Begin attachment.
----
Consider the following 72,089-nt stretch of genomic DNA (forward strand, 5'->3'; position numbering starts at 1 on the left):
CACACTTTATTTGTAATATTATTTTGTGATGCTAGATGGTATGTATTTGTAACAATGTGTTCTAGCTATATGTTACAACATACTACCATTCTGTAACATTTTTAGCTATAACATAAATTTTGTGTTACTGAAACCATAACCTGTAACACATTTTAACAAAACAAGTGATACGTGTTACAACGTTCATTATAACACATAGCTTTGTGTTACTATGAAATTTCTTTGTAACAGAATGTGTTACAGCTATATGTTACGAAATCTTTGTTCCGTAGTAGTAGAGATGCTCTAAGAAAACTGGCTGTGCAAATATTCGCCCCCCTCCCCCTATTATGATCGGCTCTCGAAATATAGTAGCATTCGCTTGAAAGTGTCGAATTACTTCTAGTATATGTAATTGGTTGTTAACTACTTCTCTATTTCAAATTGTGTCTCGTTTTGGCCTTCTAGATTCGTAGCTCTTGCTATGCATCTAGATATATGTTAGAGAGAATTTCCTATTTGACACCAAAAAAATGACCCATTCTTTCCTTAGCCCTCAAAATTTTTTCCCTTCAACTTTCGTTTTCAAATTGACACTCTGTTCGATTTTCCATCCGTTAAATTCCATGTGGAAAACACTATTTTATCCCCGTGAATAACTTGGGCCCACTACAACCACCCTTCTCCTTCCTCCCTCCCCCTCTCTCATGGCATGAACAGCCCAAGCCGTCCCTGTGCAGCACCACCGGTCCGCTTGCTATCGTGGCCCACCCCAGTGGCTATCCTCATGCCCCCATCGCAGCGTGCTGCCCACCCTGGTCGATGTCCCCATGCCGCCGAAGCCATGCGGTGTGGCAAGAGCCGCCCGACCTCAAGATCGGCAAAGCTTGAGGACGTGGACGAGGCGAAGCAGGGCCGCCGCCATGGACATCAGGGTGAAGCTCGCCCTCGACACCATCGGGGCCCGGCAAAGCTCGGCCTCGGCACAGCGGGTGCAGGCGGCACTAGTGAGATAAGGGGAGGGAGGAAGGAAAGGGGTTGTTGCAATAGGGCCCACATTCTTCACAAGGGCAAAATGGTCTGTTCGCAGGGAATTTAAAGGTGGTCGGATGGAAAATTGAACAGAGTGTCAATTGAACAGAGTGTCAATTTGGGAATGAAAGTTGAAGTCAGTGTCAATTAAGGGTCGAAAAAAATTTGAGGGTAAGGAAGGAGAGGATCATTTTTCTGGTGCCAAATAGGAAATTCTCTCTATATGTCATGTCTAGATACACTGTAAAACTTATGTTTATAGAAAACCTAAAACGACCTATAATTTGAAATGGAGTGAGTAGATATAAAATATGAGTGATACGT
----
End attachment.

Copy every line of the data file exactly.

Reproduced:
Consider the following 72,089-nt stretch of genomic DNA (forward strand, 5'->3'; position numbering starts at 1 on the left):
CACACTTTATTTGTAATATTATTTTGTGATGCTAGATGGTATGTATTTGTAACAATGTGTTCTAGCTATATGTTACAACATACTACCATTCTGTAACATTTTTAGCTATAACATAAATTTTGTGTTACTGAAACCATAACCTGTAACACATTTTAACAAAACAAGTGATACGTGTTACAACGTTCATTATAACACATAGCTTTGTGTTACTATGAAATTTCTTTGTAACAGAATGTGTTACAGCTATATGTTACGAAATCTTTGTTCCGTAGTAGTAGAGATGCTCTAAGAAAACTGGCTGTGCAAATATTCGCCCCCCTCCCCCTATTATGATCGGCTCTCGAAATATAGTAGCATTCGCTTGAAAGTGTCGAATTACTTCTAGTATATGTAATTGGTTGTTAACTACTTCTCTATTTCAAATTGTGTCTCGTTTTGGCCTTCTAGATTCGTAGCTCTTGCTATGCATCTAGATATATGTTAGAGAGAATTTCCTATTTGACACCAAAAAAATGACCCATTCTTTCCTTAGCCCTCAAAATTTTTTCCCTTCAACTTTCGTTTTCAAATTGACACTCTGTTCGATTTTCCATCCGTTAAATTCCATGTGGAAAACACTATTTTATCCCCGTGAATAACTTGGGCCCACTACAACCACCCTTCTCCTTCCTCCCTCCCCCTCTCTCATGGCATGAACAGCCCAAGCCGTCCCTGTGCAGCACCACCGGTCCGCTTGCTATCGTGGCCCACCCCAGTGGCTATCCTCATGCCCCCATCGCAGCGTGCTGCCCACCCTGGTCGATGTCCCCATGCCGCCGAAGCCATGCGGTGTGGCAAGAGCCGCCCGACCTCAAGATCGGCAAAGCTTGAGGACGTGGACGAGGCGAAGCAGGGCCGCCGCCATGGACATCAGGGTGAAGCTCGCCCTCGACACCATCGGGGCCCGGCAAAGCTCGGCCTCGGCACAGCGGGTGCAGGCGGCACTAGTGAGATAAGGGGAGGGAGGAAGGAAAGGGGTTGTTGCAATAGGGCCCACATTCTTCACAAGGGCAAAATGGTCTGTTCGCAGGGAATTTAAAGGTGGTCGGATGGAAAATTGAACAGAGTGTCAATTGAACAGAGTGTCAATTTGGGAATGAAAGTTGAAGTCAGTGTCAATTAAGGGTCGAAAAAAATTTGAGGGTAAGGAAGGAGAGGATCATTTTTCTGGTGCCAAATAGGAAATTCTCTCTATATGTCATGTCTAGATACACTGTAAAACTTATGTTTATAGAAAACCTAAAACGACCTATAATTTGAAATGGAGTGAGTAGATATAAAATATGAGTGATACGT